Multilevel Analysis on the Determinants of Antenatal Care Visit at Community Health Center in Madiun, East Java Purbaningrum, Sinta Ayu; Qadrijati, Isna; Adriani, Rita Benya; Prasetya, Hanung
Journal of Maternal and Child Health Vol 4, No 3 (2019)
Publisher : Masters Program in Public Health, Universitas Sebelas Maret, Indonesia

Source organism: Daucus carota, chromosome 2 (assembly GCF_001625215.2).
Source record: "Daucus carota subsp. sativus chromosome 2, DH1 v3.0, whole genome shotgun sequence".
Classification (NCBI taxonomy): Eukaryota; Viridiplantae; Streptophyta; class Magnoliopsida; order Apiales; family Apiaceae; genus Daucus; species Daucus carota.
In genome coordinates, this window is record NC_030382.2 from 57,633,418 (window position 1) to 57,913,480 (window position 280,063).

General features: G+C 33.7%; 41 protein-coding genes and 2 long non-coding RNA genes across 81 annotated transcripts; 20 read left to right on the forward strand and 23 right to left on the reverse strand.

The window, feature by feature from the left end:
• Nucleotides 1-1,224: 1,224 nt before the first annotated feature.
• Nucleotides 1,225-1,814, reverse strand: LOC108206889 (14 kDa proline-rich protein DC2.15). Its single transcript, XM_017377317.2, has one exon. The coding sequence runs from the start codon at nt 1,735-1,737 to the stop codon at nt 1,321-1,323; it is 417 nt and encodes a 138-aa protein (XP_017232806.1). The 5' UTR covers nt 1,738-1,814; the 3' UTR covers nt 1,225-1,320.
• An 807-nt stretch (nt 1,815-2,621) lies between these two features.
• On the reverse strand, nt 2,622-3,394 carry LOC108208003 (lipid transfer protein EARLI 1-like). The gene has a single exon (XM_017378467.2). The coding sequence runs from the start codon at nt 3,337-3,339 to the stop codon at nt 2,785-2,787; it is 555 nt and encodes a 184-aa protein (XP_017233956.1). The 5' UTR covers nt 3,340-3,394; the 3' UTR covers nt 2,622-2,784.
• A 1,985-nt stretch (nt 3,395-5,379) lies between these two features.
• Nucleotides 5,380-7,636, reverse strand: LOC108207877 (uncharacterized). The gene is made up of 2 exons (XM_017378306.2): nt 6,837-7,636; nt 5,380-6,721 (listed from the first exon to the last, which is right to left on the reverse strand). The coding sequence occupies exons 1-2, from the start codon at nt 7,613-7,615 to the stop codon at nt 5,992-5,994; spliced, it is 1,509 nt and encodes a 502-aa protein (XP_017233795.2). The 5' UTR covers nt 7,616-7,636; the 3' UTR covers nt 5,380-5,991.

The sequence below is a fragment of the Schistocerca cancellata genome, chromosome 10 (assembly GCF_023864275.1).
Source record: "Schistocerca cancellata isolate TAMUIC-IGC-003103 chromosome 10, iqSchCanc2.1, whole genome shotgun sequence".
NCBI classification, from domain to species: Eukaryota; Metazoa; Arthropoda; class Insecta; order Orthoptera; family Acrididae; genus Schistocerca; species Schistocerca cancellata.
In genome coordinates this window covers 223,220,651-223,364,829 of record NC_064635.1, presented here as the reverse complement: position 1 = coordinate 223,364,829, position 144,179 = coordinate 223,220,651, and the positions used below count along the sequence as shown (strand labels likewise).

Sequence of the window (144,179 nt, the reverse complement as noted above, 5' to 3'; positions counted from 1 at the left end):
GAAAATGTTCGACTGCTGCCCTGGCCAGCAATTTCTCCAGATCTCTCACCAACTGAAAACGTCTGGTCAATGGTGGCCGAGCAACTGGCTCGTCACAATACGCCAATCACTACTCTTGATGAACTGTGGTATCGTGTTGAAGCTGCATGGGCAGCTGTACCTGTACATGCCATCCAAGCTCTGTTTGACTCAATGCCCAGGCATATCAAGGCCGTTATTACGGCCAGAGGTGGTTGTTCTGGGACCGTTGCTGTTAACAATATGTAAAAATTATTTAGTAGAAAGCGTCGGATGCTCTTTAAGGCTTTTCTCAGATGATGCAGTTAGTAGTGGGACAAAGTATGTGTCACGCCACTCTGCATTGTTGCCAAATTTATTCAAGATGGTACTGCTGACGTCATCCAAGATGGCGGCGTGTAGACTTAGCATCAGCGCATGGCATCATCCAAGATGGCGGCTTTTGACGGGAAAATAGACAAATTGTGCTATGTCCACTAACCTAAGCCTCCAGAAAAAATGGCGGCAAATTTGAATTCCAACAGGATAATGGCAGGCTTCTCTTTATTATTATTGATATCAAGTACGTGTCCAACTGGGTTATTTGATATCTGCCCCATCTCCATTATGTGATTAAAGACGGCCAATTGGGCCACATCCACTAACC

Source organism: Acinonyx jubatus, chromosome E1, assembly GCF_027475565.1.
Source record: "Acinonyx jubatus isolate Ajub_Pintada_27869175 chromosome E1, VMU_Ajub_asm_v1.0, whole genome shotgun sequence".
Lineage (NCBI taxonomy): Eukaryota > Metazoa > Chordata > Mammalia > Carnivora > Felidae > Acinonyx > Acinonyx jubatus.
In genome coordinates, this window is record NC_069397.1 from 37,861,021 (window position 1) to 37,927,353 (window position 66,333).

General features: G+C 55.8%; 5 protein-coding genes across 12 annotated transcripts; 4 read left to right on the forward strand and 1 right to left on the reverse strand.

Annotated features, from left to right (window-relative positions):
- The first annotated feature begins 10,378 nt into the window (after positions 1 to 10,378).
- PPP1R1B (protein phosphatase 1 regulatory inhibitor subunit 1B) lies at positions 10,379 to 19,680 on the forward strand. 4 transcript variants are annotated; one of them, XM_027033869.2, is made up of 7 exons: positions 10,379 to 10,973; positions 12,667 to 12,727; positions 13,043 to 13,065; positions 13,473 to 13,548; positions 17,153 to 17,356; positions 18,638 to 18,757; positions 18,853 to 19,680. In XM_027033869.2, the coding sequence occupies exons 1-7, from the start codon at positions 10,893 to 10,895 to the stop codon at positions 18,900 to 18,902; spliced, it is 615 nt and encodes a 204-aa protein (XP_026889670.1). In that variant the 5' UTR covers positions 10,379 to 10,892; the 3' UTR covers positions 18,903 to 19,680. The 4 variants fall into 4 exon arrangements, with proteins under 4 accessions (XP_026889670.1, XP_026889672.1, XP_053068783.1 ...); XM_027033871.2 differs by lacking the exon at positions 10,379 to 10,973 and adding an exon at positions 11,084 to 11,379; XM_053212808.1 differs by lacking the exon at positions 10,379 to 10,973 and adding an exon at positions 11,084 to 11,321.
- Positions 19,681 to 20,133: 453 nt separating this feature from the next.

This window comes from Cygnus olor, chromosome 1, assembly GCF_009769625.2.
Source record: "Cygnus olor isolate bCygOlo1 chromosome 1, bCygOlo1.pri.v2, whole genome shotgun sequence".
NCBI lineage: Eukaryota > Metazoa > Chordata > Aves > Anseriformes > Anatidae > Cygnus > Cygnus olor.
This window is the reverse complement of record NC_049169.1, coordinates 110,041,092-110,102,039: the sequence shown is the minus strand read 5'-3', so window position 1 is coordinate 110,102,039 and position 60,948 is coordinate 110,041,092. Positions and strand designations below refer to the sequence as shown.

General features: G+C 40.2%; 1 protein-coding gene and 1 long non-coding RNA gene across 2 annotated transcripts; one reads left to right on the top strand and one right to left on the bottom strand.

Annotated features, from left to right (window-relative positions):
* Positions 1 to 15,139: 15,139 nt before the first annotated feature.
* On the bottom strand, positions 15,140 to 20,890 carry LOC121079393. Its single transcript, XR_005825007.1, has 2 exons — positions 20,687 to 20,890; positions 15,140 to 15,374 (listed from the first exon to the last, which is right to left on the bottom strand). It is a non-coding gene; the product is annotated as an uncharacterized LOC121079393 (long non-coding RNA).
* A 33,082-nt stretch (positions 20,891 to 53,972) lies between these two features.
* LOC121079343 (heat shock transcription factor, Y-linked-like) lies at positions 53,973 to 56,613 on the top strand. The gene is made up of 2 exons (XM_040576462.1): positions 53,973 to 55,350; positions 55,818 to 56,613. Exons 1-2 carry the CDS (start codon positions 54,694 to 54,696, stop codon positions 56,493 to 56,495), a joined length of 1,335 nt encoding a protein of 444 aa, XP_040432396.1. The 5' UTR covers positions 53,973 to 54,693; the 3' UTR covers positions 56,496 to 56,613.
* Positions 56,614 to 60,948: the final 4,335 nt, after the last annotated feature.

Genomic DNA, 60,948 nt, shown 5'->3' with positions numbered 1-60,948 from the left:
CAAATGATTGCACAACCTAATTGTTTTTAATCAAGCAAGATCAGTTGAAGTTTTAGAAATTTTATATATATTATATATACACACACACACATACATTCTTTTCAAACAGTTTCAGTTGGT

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Background: Antenatal care (ANC) is an important determinant of high maternal mortality rate and one of the basic components of maternal care. However, some pregnant women still had low awareness about the importance of ANC. The purpose of this study was to examine determinants of ANC visit in community health center, Madiun, East Java, and to determine the contextual effect of the community health center on the ANC visit.Subjects and Method: This was a case-control study conducted in Madiun, East Java, from November to December 2018. A sample of 200 pregnant women was selected by simple random sampling. The dependent variable was ANC visit. The independent variables were knowledge, occupation, number of children, attitude, income, and husband support. The data were collected by questionnaires and analyzed by a multilevel linear regression.Results: The likelihood of ANC visit increased with employment status (b= 1.97; 95% CI= 0.81 to 3.13; p= 0.001), good knowledge (b= 1.56; 95% CI= 0.41 to 2.72; p= 0.008), positive attitude (b= 1.74; 95% CI= 0.52 to 2.96; p= 0.005), higher family income (b= 1.42; 95% CI= 0.29 to 2.55; p= 0.014), and stronger husband support (b= 1.29; 95% CI= 0.16 to 2.43; p= 0.260). ANC visit decreased with larger number of children (b= -1.05; 95% CI= -2.17 to 0.07; p= 0.067). Community health center had strong contextual effect on ANC visit in pregnant women with ICC= 41.85%.Conclusion: ANC visit increases with employment status, good knowledge, positive attitude, high family income, and strong husband support. ANC visit decreases with large number of children. Community health center has strong contextual effect on ANC visit in pregnant women.Keywords: antenatal care, determinants, pregnant womenCorrespondence: Sinta Ayu Purbaningrum, Masters Program in Public Health, Universitas Sebelas Maret, Surakarta, Jl. Ir. Sutami No. 36A, 57126, Surakarta, Central Java. Email: shintayuu@gmail.com. Mobile: +6282220100192. Journal of Maternal and Child Health 2019, 4(3), 180-189https://doi.org/10.26911/thejmch.2019.04.03.05